Apatinib plus icotinib in treating advanced non-small cell lung cancer after icotinib treatment failure: a retrospective study
Authors Xu J, Liu X, Yang S, Zhang X, Shi Y
Received 26 May 2017
Accepted for publication 31 August 2017
Published 13 October 2017 Volume 2017:10 Pages 4989—4995
Checked for plagiarism Yes
Review by Single-blind
Peer reviewers approved by Dr Akshita Wason
Peer reviewer comments 2
Editor who approved publication: Dr Carlos Vigil Gonzales
Jianping Xu, Xiaoyan Liu, Sheng Yang, Xiangru Zhang, Yuankai Shi
Department of Medical Oncology, National Cancer Center/Cancer Hospital, Chinese Academy of Medical Sciences & Peking Union Medical College, Beijing Key Laboratory of Clinical Study on Anticancer Molecular Targeted Drugs, Beijing, People’s Republic of China
Background: Treatment failure frequently occurs in patients with epidermal growth factor receptor (EGFR)-mutant non-small cell lung cancer (NSCLC) who respond to EGFR tyrosine kinase inhibitors initially. This retrospective study tried to investigate the efficacy and safety of apatinib plus icotinib in patients with advanced NSCLC after icotinib treatment failure.
Patients and methods: This study comprised 27 patients with advanced NSCLC who had progressed after icotinib monotherapy. Initially, patients received oral icotinib (125 mg, tid) alone. When the disease progressed, they received icotinib plus apatinib (500 mg, qd, orally). Treatment was continued until disease progression, unacceptable toxicity or consent withdrawal.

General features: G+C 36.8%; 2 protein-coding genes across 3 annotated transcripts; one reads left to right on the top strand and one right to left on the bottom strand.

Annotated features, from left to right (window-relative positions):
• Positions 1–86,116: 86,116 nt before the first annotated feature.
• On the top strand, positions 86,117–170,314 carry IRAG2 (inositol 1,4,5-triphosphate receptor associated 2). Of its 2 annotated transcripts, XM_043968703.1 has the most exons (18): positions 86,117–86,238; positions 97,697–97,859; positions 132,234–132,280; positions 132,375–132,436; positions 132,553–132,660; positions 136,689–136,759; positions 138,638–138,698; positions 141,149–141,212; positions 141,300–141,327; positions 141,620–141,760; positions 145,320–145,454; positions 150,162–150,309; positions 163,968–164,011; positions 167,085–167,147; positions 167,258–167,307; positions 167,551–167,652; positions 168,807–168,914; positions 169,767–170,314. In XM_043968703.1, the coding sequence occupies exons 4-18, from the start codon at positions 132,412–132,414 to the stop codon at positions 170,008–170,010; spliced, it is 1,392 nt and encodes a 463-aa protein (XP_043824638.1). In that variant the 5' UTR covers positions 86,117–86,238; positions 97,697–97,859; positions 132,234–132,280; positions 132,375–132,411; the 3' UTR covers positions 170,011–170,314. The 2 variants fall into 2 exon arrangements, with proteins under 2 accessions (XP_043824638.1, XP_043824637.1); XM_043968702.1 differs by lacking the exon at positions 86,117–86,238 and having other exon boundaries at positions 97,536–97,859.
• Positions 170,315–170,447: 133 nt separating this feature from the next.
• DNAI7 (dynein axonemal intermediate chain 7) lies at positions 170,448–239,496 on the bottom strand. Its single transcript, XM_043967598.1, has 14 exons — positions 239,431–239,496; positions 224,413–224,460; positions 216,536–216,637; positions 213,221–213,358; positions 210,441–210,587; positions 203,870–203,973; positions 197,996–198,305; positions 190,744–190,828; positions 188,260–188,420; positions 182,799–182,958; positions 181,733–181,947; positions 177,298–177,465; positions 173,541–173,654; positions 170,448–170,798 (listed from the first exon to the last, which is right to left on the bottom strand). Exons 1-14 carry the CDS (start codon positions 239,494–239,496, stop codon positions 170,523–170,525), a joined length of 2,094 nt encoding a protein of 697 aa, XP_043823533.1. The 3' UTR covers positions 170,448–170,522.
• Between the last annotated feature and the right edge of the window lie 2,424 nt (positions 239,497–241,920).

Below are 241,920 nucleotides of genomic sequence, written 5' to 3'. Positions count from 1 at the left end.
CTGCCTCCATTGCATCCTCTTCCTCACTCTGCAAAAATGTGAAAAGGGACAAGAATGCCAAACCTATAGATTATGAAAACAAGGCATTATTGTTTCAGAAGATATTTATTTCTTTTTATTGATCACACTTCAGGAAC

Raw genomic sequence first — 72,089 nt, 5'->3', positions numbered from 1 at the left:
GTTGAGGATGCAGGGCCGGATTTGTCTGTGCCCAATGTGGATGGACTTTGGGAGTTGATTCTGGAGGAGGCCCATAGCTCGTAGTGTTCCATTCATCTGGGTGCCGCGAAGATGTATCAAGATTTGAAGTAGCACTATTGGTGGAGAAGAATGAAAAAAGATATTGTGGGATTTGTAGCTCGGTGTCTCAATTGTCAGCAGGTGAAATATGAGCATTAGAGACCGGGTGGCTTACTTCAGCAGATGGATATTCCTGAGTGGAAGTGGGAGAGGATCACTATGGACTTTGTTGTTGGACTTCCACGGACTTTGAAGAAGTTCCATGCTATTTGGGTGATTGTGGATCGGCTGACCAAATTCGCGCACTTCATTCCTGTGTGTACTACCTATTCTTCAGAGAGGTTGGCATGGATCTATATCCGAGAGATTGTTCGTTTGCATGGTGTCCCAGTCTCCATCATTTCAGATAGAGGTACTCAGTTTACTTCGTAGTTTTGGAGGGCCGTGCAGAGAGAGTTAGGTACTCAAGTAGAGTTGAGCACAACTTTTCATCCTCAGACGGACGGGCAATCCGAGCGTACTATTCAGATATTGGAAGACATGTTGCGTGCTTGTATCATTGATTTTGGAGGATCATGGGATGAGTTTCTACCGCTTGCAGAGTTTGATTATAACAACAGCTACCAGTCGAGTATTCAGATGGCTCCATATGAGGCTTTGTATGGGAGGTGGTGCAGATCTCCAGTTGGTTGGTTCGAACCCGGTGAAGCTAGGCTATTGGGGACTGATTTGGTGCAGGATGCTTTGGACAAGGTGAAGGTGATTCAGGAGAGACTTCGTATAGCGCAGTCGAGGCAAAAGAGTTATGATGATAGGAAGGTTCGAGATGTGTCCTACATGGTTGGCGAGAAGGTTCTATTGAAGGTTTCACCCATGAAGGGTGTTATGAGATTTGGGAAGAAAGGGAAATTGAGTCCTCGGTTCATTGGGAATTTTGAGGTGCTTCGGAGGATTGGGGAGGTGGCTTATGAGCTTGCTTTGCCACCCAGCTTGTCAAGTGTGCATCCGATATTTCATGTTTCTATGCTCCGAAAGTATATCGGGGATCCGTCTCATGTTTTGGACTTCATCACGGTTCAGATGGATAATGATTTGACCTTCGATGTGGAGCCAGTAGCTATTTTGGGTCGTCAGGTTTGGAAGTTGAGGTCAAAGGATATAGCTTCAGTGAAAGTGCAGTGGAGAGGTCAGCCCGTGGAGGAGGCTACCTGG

Results: Followed up to December 2016, the median time of combined therapy was 7.47 months, and eight of 27 patients were dead. The median overall survival was not reached, and median progression-free survival (PFS) was 5.33 months (95% CI, 3.63–7.03 months). Moreover, the objective response rate (ORR) was 11.1%, and the disease control rate (DCR) was 81.5%. A total of 14 patients received combined therapy as the second-line treatment, and the ORR and DCR were 7.1% and 78.6%, respectively; 13 patients received drugs as the third- or later-line treatment, with an ORR and a DCR of 15.4% and 84.6%, respectively. In addition, 11 patients experienced icotinib monotherapy failure within 6 months with median PFS of 7.37 months, and 16 patients had progression after 6 months with median PFS of 2.60 months. The common drug-related toxic effects were hypertension (44.4%) and fatigue (37.0%).
Conclusion: Apatinib plus icotinib is efficacious in treating patients with advanced NSCLC after icotinib treatment failure, with acceptable toxic effects.
Keywords: epidermal growth factor receptor mutation, non-small cell lung cancer, apatinib, icotinib, efficacy
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